Of course, the watch you choose needs to be ultra-durable, able to withstand mud, rain, and heavy knocks. If you’re interested in a model with all the bells and whistles, some OCR watches offer even more features such as recovery time, HR monitor, and performance analysis.

Recommended Brands: Garmin, Suunto

10. After-Race Gear

Often after an obstacle course race, you’re tired, wet, hungry, and either too hot or too cold. You want to get some fuel, get dry, change your clothes, and get warm.

A post-race must-have that helps you get as comfortable as possible, as fast as possible, is a DryRobe. These oversized, thermal robes are large enough to change underneath, are waterproof, and are designed to keep you warm following a tough obstacle course race. You can throw one over your wet kit the second you cross the finish line, helping you avoid the shakes and any other nagging post-race symptoms.

To make your life easier you’ll need a dry bag. Dry bags hold all of your OCR equipment – shorts, shirt, compression gear, calf guards, and even shoes – and keep it all from dirtying up or soaking the other gear in your bag. After a race when you’re tired and can barely move, tear off your dirty gear and throw it in your dry bag so you can move onto recovery ASAP.

Recommended Brands: Osprey, DryRobe

OCR Training Gear & Equipment

So now you’re geared up and ready for race day, but you haven’t tackled the most important part: training. The quality of your training will mean the difference between a PR finish, or wondering what could’ve been. To help you prepare to the best of your ability, there are two things you should always do:

1. Test out your race day gear during training

2. Utilize recommended OCR training guides and gear

Here is a quick rundown of some of the gear, fitness equipment, and recovery tools professional OCR athletes use to get in peak condition for race day.

Strength & Explosive Power Gear

Professional obstacle course races will push even top athletes to their limits. To build the strength and stamina required for these races, you will need to work on strength training that incorporates explosive movements.

To achieve this, grab an array of strength equipment – dumbbells, kettle bells, medicine balls, sandbags, etc. Utilizing these implements will help build the endurance you need to be competitive, while also increasing your strength to complete countless obstacles. Want to make it even harder? Throw on a weighted vest and turn the intensity of your workout up a notch.

Grip Strength & Hanging Gear

A specific area of strength training that all OCR athletes have to focus on is grip and hanging strength. Many of the obstacles you will encounter on the course require excellent grip and upper body strength, enough for you to pull yourself up and over repeatedly.

To help train for this, we recommend that our athletes perform a number of specific exercises – pull ups, chin ups, and especially bouldering.

Bouldering is a great activity that you can do with friends, and often doesn’t feel like a workout at all (although you’ll feel it the next day!). Unless you’re lucky enough to have a natural bouldering area locally, try an indoor climbing centers where you can take your time, and don’t even need to invest in a kit. The rock-climbing community is a friendly one, so even if you go alone you’re likely to make new friends who will guide you along the way.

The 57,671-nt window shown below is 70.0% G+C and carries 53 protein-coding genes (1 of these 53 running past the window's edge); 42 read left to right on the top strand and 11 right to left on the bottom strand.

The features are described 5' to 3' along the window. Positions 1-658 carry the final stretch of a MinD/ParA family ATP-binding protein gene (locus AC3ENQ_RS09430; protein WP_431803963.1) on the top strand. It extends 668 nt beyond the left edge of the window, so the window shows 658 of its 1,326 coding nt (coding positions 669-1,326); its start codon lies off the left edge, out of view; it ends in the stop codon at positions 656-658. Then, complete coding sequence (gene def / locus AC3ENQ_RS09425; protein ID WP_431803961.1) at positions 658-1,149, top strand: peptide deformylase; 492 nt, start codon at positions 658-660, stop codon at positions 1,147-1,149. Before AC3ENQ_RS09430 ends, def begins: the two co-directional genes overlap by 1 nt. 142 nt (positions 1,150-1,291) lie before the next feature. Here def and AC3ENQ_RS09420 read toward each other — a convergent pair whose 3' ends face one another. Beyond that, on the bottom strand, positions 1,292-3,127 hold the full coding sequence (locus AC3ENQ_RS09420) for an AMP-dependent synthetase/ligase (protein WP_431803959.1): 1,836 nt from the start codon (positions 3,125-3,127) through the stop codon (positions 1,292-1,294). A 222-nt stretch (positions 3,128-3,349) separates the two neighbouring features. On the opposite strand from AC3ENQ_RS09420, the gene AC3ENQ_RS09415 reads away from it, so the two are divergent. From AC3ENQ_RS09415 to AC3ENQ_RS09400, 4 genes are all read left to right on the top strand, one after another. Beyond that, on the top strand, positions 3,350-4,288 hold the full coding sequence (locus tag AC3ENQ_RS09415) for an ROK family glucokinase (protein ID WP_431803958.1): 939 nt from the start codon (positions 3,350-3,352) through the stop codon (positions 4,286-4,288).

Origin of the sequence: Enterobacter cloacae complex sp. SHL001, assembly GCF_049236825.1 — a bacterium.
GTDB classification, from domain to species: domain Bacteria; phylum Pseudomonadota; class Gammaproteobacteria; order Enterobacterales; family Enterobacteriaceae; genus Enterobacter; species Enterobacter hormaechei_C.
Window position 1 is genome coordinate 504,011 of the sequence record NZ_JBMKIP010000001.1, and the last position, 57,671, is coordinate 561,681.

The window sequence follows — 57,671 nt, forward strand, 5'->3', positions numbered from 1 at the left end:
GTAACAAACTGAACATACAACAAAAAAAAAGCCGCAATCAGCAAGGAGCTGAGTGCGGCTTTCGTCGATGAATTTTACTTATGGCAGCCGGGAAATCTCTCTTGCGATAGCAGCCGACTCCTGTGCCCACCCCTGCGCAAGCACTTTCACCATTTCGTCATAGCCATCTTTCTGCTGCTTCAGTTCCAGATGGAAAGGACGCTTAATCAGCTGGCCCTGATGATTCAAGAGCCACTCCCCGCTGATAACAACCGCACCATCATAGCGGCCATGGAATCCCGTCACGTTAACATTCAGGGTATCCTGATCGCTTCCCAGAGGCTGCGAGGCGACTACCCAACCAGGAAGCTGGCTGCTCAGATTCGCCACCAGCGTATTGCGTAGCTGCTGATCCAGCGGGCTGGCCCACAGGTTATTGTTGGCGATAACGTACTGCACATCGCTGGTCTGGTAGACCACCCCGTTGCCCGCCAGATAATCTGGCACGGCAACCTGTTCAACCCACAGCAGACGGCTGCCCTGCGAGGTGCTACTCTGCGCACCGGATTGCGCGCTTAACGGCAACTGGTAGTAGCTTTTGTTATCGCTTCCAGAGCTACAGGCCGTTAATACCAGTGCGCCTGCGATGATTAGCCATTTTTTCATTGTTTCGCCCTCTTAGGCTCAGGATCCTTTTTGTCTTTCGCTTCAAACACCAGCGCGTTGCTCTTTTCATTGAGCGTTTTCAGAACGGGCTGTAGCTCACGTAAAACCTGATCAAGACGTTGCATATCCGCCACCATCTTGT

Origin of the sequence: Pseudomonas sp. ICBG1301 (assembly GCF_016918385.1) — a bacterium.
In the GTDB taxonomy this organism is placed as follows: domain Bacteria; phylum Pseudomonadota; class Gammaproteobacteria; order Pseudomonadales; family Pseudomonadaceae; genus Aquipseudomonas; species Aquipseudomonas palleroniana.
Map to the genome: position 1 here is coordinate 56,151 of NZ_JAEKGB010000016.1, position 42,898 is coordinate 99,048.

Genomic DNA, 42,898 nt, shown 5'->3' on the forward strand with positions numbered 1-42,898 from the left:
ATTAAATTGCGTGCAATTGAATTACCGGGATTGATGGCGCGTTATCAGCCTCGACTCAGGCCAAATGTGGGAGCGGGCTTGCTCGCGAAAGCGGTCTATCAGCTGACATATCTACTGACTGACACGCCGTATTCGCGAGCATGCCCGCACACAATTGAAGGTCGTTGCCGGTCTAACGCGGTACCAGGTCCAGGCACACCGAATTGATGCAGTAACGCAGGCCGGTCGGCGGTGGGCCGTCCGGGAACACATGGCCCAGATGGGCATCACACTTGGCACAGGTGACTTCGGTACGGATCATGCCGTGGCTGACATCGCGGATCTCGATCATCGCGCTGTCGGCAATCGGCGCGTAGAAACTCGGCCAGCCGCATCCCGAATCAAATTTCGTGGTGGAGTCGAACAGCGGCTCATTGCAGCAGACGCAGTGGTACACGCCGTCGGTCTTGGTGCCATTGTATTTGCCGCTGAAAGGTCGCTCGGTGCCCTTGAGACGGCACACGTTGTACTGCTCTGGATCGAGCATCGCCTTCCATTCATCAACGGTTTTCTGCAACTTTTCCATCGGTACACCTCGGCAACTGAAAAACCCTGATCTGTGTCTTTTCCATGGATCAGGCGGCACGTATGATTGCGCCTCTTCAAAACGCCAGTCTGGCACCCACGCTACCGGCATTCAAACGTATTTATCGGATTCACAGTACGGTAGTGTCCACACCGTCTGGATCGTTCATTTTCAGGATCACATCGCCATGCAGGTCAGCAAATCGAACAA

Recovery Gear

Recovery is often overlooked but it is one of the most critical parts of an OCR athlete’s training leading up to race day. Recovery helps you perform better in your training and will ultimately help you perform at your highest possible level in the race. Recovery is more than just getting good sleep and taking a day off – in fact, there is some gear that can help maximize your recovery between sessions.

We recommend that our athletes utilize foam rolling on a regular basis, on training and non-training days. It helps with mobility, blood flow, and is a great way to begin or conclude a workout. Some athletes also use high-intensity massage guns to work on sore muscles. On a more intermittent basis, massages are another option for tired and fatigued muscles that need a refresh. We also recommend a regular check in with a physical therapist will help keep your body in tip top shape and help you avoid those tiny aches and pains that can turn into long term injuries.

With all of this being said, fancy OCR training equipment or gear is not a necessity. Some of our best athletes train simply with what they have and get workouts without expensive gear or gym memberships. Even on a budget, you can train all of the necessary modalities and muscle groups you will need to succeed. It can take a bit of trial and error, but when you find the right mix of gear and OCR equipment, you will feel the difference in your training and on race day.

Etch Your Name In OCR History
Etch Your Name In OCR History
October 4-6, 2024 | California, USA
Francesca Chiorando
Written By
Francesca Chiorando

Francesca started running OCR in 2013, and after devouring all the information she could find on the sport, she began writing about it herself. With OCR quickly gaining traction in the UK where she lives, she launched her own site, Mud Is My Makeup, in 2014.

Since then she has gone on to produce content for publications including OCR Europe, Mud Run Guide, Mudstacle, Obstacle Race Magazine, and Obstacle Mud Runner Magazine, as well as OCRWC.

Francesca loves exploring every aspect of the sport as much as she loves to explore the courses themselves. Very much an average athlete, her goal has always been to encourage the everyday person to get muddy and active and discover how much joy suffering out on a course can bring.

Her first experience of OCRWC was the epic Blue Mountain in 2016, although she’d been following the event from the early days. The whole atmosphere, set up, and experience had her hooked and she knew that this was an organization that she not only wanted to support, but be involved with, and to help bring the spirit of OCRWC to a wider audience.